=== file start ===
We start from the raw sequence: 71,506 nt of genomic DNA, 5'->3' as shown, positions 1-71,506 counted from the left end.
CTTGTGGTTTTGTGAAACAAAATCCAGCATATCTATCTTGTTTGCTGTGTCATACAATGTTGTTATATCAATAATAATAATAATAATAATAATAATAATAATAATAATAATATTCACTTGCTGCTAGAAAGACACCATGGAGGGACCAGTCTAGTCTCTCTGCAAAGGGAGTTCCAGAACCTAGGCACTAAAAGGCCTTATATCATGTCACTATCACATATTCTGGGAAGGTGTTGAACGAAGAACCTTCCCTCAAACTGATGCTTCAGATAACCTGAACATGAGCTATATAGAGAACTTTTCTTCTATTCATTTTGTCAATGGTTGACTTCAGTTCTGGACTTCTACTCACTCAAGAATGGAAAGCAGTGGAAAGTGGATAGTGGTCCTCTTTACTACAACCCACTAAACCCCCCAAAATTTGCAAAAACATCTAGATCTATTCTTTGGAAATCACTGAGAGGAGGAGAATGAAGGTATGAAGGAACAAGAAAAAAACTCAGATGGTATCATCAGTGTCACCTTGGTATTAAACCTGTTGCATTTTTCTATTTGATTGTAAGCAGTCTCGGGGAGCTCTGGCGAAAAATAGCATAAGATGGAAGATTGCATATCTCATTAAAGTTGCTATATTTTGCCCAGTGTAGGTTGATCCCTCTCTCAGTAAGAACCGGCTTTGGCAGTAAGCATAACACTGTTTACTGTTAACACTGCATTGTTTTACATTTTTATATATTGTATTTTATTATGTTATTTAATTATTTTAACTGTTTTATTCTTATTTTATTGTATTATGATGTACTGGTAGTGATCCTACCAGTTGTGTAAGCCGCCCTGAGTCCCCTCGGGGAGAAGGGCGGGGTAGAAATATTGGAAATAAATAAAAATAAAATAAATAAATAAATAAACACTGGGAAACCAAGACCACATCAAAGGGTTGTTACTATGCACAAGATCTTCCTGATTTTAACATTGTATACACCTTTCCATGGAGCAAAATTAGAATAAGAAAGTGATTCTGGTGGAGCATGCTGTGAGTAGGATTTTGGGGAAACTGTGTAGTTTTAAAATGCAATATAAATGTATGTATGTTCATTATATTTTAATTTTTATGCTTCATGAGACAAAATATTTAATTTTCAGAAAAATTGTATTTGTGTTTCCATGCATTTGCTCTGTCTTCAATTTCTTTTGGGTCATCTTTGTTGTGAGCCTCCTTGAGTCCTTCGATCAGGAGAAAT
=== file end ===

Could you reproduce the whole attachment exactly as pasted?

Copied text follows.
We start from the raw sequence: 71,506 nt of genomic DNA, 5'->3' as shown, positions 1-71,506 counted from the left end.
CTTGTGGTTTTGTGAAACAAAATCCAGCATATCTATCTTGTTTGCTGTGTCATACAATGTTGTTATATCAATAATAATAATAATAATAATAATAATAATAATAATAATAATATTCACTTGCTGCTAGAAAGACACCATGGAGGGACCAGTCTAGTCTCTCTGCAAAGGGAGTTCCAGAACCTAGGCACTAAAAGGCCTTATATCATGTCACTATCACATATTCTGGGAAGGTGTTGAACGAAGAACCTTCCCTCAAACTGATGCTTCAGATAACCTGAACATGAGCTATATAGAGAACTTTTCTTCTATTCATTTTGTCAATGGTTGACTTCAGTTCTGGACTTCTACTCACTCAAGAATGGAAAGCAGTGGAAAGTGGATAGTGGTCCTCTTTACTACAACCCACTAAACCCCCCAAAATTTGCAAAAACATCTAGATCTATTCTTTGGAAATCACTGAGAGGAGGAGAATGAAGGTATGAAGGAACAAGAAAAAAACTCAGATGGTATCATCAGTGTCACCTTGGTATTAAACCTGTTGCATTTTTCTATTTGATTGTAAGCAGTCTCGGGGAGCTCTGGCGAAAAATAGCATAAGATGGAAGATTGCATATCTCATTAAAGTTGCTATATTTTGCCCAGTGTAGGTTGATCCCTCTCTCAGTAAGAACCGGCTTTGGCAGTAAGCATAACACTGTTTACTGTTAACACTGCATTGTTTTACATTTTTATATATTGTATTTTATTATGTTATTTAATTATTTTAACTGTTTTATTCTTATTTTATTGTATTATGATGTACTGGTAGTGATCCTACCAGTTGTGTAAGCCGCCCTGAGTCCCCTCGGGGAGAAGGGCGGGGTAGAAATATTGGAAATAAATAAAAATAAAATAAATAAATAAATAAACACTGGGAAACCAAGACCACATCAAAGGGTTGTTACTATGCACAAGATCTTCCTGATTTTAACATTGTATACACCTTTCCATGGAGCAAAATTAGAATAAGAAAGTGATTCTGGTGGAGCATGCTGTGAGTAGGATTTTGGGGAAACTGTGTAGTTTTAAAATGCAATATAAATGTATGTATGTTCATTATATTTTAATTTTTATGCTTCATGAGACAAAATATTTAATTTTCAGAAAAATTGTATTTGTGTTTCCATGCATTTGCTCTGTCTTCAATTTCTTTTGGGTCATCTTTGTTGTGAGCCTCCTTGAGTCCTTCGATCAGGAGAAAT